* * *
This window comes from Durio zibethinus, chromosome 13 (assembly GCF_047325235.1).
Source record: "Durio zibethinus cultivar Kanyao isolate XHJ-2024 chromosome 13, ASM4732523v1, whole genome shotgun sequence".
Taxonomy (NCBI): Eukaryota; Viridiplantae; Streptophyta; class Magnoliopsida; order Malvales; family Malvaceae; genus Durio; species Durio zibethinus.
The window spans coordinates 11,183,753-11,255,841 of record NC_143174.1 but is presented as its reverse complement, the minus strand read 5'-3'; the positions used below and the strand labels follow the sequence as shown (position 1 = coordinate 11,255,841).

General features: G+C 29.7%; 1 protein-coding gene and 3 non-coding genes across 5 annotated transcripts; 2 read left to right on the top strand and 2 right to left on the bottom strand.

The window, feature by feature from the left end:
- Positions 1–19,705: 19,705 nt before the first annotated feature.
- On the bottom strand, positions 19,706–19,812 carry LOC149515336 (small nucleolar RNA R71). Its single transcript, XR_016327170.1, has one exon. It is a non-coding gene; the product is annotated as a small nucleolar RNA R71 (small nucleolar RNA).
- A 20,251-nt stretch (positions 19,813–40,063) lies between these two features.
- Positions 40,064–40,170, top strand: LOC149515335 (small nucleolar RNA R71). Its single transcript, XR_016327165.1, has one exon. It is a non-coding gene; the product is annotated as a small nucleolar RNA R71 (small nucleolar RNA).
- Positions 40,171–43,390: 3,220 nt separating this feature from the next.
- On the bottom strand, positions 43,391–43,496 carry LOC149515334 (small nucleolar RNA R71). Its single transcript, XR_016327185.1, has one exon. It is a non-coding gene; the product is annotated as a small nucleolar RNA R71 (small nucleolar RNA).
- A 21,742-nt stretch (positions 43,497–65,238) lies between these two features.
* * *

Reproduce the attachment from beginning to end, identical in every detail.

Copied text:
This window comes from Durio zibethinus, chromosome 13 (assembly GCF_047325235.1).
Source record: "Durio zibethinus cultivar Kanyao isolate XHJ-2024 chromosome 13, ASM4732523v1, whole genome shotgun sequence".
Taxonomy (NCBI): Eukaryota; Viridiplantae; Streptophyta; class Magnoliopsida; order Malvales; family Malvaceae; genus Durio; species Durio zibethinus.
The window spans coordinates 11,183,753-11,255,841 of record NC_143174.1 but is presented as its reverse complement, the minus strand read 5'-3'; the positions used below and the strand labels follow the sequence as shown (position 1 = coordinate 11,255,841).

General features: G+C 29.7%; 1 protein-coding gene and 3 non-coding genes across 5 annotated transcripts; 2 read left to right on the top strand and 2 right to left on the bottom strand.

The window, feature by feature from the left end:
- Positions 1–19,705: 19,705 nt before the first annotated feature.
- On the bottom strand, positions 19,706–19,812 carry LOC149515336 (small nucleolar RNA R71). Its single transcript, XR_016327170.1, has one exon. It is a non-coding gene; the product is annotated as a small nucleolar RNA R71 (small nucleolar RNA).
- A 20,251-nt stretch (positions 19,813–40,063) lies between these two features.
- Positions 40,064–40,170, top strand: LOC149515335 (small nucleolar RNA R71). Its single transcript, XR_016327165.1, has one exon. It is a non-coding gene; the product is annotated as a small nucleolar RNA R71 (small nucleolar RNA).
- Positions 40,171–43,390: 3,220 nt separating this feature from the next.
- On the bottom strand, positions 43,391–43,496 carry LOC149515334 (small nucleolar RNA R71). Its single transcript, XR_016327185.1, has one exon. It is a non-coding gene; the product is annotated as a small nucleolar RNA R71 (small nucleolar RNA).
- A 21,742-nt stretch (positions 43,497–65,238) lies between these two features.